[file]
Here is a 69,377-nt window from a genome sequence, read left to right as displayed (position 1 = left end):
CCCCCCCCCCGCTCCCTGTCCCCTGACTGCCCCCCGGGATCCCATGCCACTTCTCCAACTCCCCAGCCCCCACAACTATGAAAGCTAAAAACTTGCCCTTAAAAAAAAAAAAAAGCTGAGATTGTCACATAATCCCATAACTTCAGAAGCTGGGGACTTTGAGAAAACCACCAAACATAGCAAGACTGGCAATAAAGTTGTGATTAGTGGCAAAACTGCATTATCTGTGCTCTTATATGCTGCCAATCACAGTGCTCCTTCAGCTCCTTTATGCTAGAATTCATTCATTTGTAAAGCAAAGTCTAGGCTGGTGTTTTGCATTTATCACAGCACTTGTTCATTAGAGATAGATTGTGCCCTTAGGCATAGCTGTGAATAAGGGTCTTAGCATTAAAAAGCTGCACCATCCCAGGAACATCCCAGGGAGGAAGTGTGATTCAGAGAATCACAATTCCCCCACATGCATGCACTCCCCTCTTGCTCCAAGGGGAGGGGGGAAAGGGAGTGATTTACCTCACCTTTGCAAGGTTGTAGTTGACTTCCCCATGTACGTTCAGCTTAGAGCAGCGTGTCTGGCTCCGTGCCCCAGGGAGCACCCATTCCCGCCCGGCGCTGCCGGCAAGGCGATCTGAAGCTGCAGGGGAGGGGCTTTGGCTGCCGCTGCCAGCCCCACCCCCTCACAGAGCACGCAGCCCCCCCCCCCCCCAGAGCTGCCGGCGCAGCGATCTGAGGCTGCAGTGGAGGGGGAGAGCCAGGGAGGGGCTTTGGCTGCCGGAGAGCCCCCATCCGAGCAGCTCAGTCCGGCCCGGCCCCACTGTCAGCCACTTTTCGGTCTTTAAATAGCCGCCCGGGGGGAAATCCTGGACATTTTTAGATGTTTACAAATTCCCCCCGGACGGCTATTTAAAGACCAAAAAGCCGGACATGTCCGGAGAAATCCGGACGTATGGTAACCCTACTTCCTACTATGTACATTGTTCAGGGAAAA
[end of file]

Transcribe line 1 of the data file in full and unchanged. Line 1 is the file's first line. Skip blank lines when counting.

Here is a 69,377-nt window from a genome sequence, read left to right as displayed (position 1 = left end):